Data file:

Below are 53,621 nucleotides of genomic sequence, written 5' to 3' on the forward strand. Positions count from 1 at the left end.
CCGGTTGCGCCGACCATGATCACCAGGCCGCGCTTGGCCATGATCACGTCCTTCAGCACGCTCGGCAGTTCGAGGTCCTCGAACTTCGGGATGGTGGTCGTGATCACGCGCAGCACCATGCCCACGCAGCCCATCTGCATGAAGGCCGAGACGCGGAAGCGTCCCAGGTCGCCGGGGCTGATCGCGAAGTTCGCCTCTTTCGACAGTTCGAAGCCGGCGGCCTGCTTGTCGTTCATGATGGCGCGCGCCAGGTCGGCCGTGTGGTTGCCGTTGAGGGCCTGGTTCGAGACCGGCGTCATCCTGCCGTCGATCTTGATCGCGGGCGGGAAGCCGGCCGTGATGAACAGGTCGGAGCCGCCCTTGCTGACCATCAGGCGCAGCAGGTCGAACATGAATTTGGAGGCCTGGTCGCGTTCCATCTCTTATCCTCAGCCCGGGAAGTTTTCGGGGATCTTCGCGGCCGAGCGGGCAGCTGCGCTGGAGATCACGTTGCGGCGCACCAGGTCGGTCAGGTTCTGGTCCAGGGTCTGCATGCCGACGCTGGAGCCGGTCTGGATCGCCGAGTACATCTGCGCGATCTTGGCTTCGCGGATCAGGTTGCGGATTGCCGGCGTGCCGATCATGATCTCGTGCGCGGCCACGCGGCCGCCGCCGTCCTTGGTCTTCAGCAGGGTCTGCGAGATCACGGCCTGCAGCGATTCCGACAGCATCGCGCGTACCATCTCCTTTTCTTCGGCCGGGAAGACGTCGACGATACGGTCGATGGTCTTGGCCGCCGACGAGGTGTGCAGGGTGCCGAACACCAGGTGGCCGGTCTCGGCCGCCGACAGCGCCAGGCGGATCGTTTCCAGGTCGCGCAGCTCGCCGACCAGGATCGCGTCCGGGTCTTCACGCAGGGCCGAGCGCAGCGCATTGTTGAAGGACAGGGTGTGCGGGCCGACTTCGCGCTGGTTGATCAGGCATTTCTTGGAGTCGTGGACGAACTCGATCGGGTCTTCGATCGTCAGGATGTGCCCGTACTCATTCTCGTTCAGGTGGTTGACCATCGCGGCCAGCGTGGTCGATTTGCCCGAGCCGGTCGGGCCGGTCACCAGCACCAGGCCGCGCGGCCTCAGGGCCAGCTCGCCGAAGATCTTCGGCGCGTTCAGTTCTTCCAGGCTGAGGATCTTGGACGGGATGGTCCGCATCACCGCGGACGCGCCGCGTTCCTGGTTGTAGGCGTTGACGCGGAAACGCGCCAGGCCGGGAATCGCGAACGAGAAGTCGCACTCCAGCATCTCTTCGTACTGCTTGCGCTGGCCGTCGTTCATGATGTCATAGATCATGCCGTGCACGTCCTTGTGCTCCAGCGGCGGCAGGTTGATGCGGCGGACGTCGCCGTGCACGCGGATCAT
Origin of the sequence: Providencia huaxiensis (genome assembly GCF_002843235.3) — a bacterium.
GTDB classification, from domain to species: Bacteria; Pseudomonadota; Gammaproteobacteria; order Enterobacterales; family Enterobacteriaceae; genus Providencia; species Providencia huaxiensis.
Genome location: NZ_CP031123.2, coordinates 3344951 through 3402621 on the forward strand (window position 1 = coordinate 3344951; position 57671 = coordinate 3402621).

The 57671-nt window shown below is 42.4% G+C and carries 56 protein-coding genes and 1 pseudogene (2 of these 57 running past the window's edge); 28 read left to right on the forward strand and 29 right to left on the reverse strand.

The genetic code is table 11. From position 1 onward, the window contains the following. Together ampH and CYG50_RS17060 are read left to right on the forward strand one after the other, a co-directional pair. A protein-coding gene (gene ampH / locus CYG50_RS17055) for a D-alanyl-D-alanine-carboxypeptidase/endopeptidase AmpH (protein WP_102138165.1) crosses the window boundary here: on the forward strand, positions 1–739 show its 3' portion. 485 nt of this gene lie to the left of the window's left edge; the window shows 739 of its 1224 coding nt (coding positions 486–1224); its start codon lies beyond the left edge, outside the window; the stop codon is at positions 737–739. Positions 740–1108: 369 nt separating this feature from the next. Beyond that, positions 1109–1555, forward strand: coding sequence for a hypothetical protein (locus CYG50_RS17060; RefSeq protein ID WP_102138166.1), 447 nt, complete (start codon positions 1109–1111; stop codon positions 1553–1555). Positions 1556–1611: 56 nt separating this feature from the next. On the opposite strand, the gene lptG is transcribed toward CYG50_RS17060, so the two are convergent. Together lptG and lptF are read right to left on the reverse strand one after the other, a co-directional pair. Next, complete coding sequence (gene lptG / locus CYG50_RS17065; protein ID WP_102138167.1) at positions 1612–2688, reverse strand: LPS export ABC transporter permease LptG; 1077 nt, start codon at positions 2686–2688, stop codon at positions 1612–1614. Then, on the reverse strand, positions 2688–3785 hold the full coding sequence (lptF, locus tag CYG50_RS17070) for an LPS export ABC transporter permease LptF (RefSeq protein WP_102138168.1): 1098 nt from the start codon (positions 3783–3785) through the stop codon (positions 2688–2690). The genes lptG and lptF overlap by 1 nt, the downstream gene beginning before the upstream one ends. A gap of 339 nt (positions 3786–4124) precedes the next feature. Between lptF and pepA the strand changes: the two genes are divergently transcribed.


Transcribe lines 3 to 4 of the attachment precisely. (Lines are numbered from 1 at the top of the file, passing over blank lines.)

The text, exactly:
Origin of the sequence: Providencia huaxiensis (genome assembly GCF_002843235.3) — a bacterium.
GTDB classification, from domain to species: Bacteria; Pseudomonadota; Gammaproteobacteria; order Enterobacterales; family Enterobacteriaceae; genus Providencia; species Providencia huaxiensis.